The Acreage Landowners’ Association agreed Tuesday, March 10 to arrange a joint meeting with the Indian Trail Improvement District Board of Supervisors regarding the question of incorporation.
The decision was in the wake of the state legislature letting a proposed ITID charter amendment die in subcommittee recently that would have allowed the district to research the feasibility of incorporation.
“That will be on the ITID agenda for Wednesday, March 18, and the purpose of it would be for the ALA and Indian Trail to discuss the parameters and arrange a workshop to discuss what ITID would support,” ITID President Betty Argue told the Town-Crier on Wednesday.
At the Tuesday ALA meeting, President Bob Morgan said the ALA has a poll up on its Facebook group regarding having a feasibility study done on incorporation, which he said would be a step toward the possible incorporation of The Acreage community.
“It seems like we’re getting a lot of positives,” Morgan said. “We do have a few people who are against it. The problem is it’s quite expensive.”
He added that the web site questionnaire asks residents if they would be interested in donating toward a study on incorporation.
“Whether we get some crazy amount of $20,000, $30,000 or $40,000 is probably a pipe dream, but it’s out there,” Morgan said. “We’ll see what the consensus says. If it comes where people aren’t interested, we’ll drop the subject, and 10 years down the road we’ll try again.”
ITID Supervisor Tim Sayre, who was attending the meeting, said that 10 years would probably be too late to consider incorporation.
ALA Board Member Dixie Thiery said she would like to see some facts about incorporation, especially the financials.
“Let us know financially if it’s going to go,” Thiery said. “I would love to see what’s really going to happen… keep our own rules, keep our rural atmosphere — everybody seems to be arguing on Facebook about it.”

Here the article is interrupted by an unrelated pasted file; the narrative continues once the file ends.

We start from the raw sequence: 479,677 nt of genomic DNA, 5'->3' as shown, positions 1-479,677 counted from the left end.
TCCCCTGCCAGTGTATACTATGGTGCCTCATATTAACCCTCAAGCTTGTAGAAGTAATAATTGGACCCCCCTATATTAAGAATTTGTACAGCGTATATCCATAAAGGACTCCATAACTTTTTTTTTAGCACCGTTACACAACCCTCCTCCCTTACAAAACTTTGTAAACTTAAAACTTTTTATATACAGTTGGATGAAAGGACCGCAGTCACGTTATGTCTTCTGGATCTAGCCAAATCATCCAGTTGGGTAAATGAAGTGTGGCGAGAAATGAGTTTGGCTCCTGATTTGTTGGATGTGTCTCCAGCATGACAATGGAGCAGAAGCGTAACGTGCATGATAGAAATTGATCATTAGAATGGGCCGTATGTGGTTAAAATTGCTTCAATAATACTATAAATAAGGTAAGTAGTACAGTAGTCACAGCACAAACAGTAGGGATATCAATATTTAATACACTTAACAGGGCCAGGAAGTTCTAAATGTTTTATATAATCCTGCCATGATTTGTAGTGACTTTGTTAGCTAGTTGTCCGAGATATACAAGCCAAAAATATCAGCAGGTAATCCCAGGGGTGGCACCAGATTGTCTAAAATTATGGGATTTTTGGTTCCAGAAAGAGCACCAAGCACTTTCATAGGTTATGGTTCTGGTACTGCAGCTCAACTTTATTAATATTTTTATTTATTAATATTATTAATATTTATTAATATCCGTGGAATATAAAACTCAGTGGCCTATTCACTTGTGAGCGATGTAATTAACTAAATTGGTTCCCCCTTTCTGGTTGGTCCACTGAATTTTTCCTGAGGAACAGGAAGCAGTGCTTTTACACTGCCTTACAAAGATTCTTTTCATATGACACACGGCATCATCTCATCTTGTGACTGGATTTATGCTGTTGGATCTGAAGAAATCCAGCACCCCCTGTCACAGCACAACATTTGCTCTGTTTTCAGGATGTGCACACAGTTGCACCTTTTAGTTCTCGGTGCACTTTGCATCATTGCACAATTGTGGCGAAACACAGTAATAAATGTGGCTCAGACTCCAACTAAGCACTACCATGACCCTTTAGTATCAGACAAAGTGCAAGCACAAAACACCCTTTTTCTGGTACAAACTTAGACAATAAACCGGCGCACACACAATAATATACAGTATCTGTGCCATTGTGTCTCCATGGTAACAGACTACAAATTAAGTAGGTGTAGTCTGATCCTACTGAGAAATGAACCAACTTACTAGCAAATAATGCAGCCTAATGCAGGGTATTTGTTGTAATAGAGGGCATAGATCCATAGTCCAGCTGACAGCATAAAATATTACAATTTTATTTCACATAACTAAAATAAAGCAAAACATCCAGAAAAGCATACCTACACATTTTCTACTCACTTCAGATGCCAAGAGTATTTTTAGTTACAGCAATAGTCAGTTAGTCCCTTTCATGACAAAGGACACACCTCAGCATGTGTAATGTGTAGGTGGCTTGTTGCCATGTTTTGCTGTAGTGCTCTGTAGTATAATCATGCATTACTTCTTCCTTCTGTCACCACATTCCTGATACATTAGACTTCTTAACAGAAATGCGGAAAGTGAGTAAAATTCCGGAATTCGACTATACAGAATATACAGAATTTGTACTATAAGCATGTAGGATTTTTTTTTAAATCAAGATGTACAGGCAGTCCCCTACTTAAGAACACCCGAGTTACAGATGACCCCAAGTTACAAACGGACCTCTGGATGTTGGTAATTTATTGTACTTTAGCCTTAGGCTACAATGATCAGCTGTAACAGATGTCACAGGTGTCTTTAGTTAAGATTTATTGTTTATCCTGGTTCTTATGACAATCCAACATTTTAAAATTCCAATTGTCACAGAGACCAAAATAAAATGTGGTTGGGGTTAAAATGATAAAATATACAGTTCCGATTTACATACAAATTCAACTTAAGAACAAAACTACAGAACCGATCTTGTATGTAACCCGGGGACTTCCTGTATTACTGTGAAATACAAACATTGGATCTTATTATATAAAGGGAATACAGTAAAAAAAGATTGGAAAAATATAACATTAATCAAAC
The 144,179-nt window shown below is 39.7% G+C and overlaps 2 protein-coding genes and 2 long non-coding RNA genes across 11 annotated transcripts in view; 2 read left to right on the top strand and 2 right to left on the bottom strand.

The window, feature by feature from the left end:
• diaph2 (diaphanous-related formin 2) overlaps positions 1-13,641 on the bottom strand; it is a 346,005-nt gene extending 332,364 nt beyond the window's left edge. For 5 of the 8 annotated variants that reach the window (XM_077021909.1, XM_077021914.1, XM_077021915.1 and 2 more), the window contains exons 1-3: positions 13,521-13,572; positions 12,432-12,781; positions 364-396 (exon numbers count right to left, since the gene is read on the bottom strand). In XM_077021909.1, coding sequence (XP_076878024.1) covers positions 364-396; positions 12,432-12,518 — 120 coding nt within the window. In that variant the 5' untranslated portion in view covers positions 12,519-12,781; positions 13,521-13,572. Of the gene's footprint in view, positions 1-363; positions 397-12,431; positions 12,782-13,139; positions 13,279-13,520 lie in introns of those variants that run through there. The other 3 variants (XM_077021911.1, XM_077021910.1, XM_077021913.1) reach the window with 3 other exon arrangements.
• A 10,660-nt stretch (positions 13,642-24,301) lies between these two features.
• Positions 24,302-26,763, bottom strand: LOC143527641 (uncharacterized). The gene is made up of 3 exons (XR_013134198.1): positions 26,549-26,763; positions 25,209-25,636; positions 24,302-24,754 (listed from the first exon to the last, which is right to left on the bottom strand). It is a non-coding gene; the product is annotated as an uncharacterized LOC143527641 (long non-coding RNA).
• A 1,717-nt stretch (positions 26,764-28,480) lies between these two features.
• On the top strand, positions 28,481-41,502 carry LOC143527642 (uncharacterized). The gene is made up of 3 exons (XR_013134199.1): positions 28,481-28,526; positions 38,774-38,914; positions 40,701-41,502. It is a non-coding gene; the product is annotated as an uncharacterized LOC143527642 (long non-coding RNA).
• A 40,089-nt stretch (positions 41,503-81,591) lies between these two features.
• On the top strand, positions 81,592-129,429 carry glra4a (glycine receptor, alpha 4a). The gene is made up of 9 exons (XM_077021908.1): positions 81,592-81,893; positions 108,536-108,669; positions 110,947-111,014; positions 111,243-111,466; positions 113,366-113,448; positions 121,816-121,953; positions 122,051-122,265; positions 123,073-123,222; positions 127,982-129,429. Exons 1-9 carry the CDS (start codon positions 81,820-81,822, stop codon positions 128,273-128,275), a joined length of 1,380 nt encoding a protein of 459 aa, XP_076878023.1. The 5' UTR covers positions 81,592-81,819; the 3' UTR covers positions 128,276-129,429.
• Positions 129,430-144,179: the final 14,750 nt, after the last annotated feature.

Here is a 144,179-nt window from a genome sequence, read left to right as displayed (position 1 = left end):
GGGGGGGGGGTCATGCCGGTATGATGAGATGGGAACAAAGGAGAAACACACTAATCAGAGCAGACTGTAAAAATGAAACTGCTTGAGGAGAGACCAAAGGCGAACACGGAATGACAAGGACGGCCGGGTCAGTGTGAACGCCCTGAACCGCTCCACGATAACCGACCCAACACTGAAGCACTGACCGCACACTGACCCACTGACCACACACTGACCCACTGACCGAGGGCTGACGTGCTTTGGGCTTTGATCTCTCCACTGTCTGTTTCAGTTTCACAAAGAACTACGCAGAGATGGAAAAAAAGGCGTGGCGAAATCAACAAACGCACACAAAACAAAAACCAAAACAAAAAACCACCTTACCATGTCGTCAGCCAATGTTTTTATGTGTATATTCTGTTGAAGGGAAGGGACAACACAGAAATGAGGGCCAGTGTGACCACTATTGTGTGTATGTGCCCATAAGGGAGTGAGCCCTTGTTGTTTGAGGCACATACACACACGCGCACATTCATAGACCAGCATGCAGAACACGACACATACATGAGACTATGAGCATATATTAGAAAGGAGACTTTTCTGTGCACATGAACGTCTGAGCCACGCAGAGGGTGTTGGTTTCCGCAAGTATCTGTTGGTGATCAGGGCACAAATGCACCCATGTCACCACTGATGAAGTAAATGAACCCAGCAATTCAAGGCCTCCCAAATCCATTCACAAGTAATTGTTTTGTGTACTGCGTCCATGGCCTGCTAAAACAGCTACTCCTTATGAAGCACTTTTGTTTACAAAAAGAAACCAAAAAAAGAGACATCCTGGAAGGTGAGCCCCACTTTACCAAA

Argue, who was also at the Tuesday ALA meeting, said she had sent ALA members the results of a study done in 2016 by PLAN (Preserve the Lifestyle of The Acreage Now), a group that was originally created by the ALA at the time to study incorporation.
Sayre said the 2016 feasibility study would give all the numbers as far as how much tax base The Acreage would be entitled to.
“The census is going to help because it’s based on population,” he said, adding that a municipality also receives gas taxes based on miles of roads, franchise fees and other shared revenue.
Argue pointed out that there is an enormous amount of money just from the half-cent sales surtax approved by county voters in 2016 that ITID receives none of but municipalities do.
She added that the feasibility study done in 2016 is too old to be considered.
“A feasibility study has to be newer than two years old, so it needs to be updated,” Argue said. “There’s new data available.”
She said one problem with the 2016 study was that it considered only the 38 square miles that make up The Acreage, not the entirety of the Indian Trail Improvement District.
“It does not include outside of what they referred to as The Acreage census area,” Argue said. “There are other developed areas outside of that, that we’re currently working on bringing in as active units to Indian Trail. There’s also GL Homes west of 180th [Avenue North]. There’s many things to consider in terms of becoming a municipality.”
She noted that ITID’s total area is 110 square miles, but some of it is within other municipalities, which would have to be excluded. It also has vast areas that are not developed that she believes should be included.
“Your best possibility, in my opinion, to be sustainable long-term is to have the larger area, not the small area,” Argue said, explaining that some of that undeveloped area could be commercial, which she said is necessary for a sustainable municipality. “You need to have some commercial. That’s the thing that Loxahatchee Grove is struggling with — they don’t have enough commercial base.”
There are many other issues to be resolved, but none of them are insurmountable, Argue said, adding that the 2016 study might be a starting point at less cost if the study just needs updating.
Thiery said that Acreage residents often complain that they have no control over what the county approves, and Argue added that ITID also has no control over county planning or code enforcement policy. That could be solved through incorporation.
Argue said the bottom line on incorporation is that a municipality has home rule authority.
“That means that within the first year, you have the ability to set your own comprehensive plan,” she said. “What our community wants is a level of protection that we’re going to stay the way we are.”
The four ALA board members attending the meeting agreed by consensus to participate in a joint meeting with the ITID board when it is set.
The ITID board will consider potential dates at the March 18 meeting, if the board agrees.